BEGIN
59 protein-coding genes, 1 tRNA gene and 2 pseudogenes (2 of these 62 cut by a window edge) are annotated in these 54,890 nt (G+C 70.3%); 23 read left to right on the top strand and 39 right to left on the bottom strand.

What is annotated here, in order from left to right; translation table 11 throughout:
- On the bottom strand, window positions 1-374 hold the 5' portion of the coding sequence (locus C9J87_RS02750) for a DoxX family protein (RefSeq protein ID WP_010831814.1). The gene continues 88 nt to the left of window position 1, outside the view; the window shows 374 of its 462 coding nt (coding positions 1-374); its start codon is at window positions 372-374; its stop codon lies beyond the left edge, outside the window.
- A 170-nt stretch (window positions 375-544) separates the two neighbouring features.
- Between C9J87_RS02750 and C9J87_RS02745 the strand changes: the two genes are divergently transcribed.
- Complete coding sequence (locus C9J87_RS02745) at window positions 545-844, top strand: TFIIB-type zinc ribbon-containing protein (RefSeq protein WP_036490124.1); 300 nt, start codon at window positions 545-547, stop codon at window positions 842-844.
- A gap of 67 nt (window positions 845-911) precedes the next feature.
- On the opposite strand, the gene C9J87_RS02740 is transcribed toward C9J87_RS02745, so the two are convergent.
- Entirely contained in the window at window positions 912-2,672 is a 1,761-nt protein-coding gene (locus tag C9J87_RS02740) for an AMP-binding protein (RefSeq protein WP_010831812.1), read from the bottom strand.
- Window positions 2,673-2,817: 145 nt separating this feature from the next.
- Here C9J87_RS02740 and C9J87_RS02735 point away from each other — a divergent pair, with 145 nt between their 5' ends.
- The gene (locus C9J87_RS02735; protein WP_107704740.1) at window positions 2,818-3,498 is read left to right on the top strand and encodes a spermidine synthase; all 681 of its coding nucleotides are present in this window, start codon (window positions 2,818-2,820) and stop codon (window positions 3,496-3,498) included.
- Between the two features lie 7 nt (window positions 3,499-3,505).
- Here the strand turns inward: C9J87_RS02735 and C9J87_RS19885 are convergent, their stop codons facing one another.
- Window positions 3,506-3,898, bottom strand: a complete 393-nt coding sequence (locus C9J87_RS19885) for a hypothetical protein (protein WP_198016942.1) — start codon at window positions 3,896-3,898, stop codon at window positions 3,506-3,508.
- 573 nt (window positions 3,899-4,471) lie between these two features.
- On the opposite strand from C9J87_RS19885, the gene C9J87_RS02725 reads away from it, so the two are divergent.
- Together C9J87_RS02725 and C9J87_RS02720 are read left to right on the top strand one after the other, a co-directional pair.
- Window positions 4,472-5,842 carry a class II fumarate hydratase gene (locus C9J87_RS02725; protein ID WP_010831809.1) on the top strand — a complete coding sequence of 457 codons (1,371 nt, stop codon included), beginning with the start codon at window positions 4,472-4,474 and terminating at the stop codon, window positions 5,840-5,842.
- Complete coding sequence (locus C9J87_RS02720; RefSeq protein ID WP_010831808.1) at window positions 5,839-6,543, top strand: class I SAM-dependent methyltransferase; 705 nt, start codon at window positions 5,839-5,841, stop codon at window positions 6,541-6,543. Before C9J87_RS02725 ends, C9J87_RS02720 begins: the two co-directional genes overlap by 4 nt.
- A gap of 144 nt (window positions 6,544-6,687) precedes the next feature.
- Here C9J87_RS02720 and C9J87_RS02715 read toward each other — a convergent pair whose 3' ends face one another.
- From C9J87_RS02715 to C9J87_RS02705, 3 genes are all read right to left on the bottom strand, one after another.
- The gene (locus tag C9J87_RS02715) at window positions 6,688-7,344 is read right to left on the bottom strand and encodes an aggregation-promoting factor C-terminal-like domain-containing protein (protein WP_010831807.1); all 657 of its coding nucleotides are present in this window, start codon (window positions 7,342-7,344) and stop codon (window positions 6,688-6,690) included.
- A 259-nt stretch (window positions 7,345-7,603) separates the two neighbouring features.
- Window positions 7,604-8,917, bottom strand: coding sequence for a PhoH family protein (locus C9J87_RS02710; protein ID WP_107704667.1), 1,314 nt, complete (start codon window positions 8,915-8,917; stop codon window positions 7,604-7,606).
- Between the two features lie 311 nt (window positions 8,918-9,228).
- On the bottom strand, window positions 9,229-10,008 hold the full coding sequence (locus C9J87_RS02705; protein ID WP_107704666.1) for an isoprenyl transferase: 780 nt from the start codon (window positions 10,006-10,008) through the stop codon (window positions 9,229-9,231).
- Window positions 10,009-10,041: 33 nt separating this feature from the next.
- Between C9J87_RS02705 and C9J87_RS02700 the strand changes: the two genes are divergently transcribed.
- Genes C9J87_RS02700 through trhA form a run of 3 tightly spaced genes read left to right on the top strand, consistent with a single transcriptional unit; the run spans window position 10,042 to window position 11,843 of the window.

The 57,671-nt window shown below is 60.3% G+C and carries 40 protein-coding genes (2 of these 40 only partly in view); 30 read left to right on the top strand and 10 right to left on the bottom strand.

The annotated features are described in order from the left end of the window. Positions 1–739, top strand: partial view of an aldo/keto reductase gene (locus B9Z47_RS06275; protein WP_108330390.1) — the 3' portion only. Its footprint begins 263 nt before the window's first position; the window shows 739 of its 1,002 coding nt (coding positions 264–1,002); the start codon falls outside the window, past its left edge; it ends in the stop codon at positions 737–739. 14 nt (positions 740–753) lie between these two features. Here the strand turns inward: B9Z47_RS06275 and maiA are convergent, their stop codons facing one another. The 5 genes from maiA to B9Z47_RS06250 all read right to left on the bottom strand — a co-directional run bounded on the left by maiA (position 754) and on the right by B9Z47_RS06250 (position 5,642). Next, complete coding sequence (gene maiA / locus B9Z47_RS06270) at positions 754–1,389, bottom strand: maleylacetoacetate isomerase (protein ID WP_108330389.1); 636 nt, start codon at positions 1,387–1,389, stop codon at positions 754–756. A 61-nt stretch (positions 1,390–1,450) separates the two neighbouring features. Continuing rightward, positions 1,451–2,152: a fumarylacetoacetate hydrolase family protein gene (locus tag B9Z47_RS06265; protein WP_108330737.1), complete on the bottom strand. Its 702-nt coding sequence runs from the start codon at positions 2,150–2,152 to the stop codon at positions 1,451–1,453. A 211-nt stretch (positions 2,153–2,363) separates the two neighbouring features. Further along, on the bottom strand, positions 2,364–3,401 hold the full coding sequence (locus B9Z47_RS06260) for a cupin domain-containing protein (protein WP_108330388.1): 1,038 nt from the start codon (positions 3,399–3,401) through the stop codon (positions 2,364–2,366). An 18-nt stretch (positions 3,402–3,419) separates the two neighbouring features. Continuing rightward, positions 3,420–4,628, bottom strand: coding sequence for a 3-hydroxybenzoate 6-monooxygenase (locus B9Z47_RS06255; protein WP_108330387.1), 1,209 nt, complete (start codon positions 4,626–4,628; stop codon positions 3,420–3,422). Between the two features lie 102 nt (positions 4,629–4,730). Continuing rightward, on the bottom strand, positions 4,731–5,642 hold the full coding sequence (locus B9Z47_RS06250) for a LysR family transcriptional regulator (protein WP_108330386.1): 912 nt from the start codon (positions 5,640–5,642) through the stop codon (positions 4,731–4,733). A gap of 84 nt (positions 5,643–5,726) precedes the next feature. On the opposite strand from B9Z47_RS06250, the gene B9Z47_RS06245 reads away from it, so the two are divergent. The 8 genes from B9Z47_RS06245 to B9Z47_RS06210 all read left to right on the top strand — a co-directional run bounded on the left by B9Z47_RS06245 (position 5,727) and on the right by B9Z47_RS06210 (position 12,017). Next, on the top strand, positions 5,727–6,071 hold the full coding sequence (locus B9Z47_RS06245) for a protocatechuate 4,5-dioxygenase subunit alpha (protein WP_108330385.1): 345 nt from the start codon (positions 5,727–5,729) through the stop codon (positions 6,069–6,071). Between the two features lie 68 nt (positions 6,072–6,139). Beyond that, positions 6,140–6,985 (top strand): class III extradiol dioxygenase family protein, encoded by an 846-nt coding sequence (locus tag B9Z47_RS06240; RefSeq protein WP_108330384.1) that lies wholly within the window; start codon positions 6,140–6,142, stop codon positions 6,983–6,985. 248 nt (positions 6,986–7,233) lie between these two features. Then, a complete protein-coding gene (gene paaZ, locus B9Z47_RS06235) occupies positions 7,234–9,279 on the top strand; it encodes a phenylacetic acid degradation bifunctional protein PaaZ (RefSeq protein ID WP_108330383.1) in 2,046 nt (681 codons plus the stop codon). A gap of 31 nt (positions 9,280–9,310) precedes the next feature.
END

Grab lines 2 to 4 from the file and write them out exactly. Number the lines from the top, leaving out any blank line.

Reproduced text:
What is annotated here, in order from left to right; translation table 11 throughout:
- On the bottom strand, window positions 1-374 hold the 5' portion of the coding sequence (locus C9J87_RS02750) for a DoxX family protein (RefSeq protein ID WP_010831814.1). The gene continues 88 nt to the left of window position 1, outside the view; the window shows 374 of its 462 coding nt (coding positions 1-374); its start codon is at window positions 372-374; its stop codon lies beyond the left edge, outside the window.
- A 170-nt stretch (window positions 375-544) separates the two neighbouring features.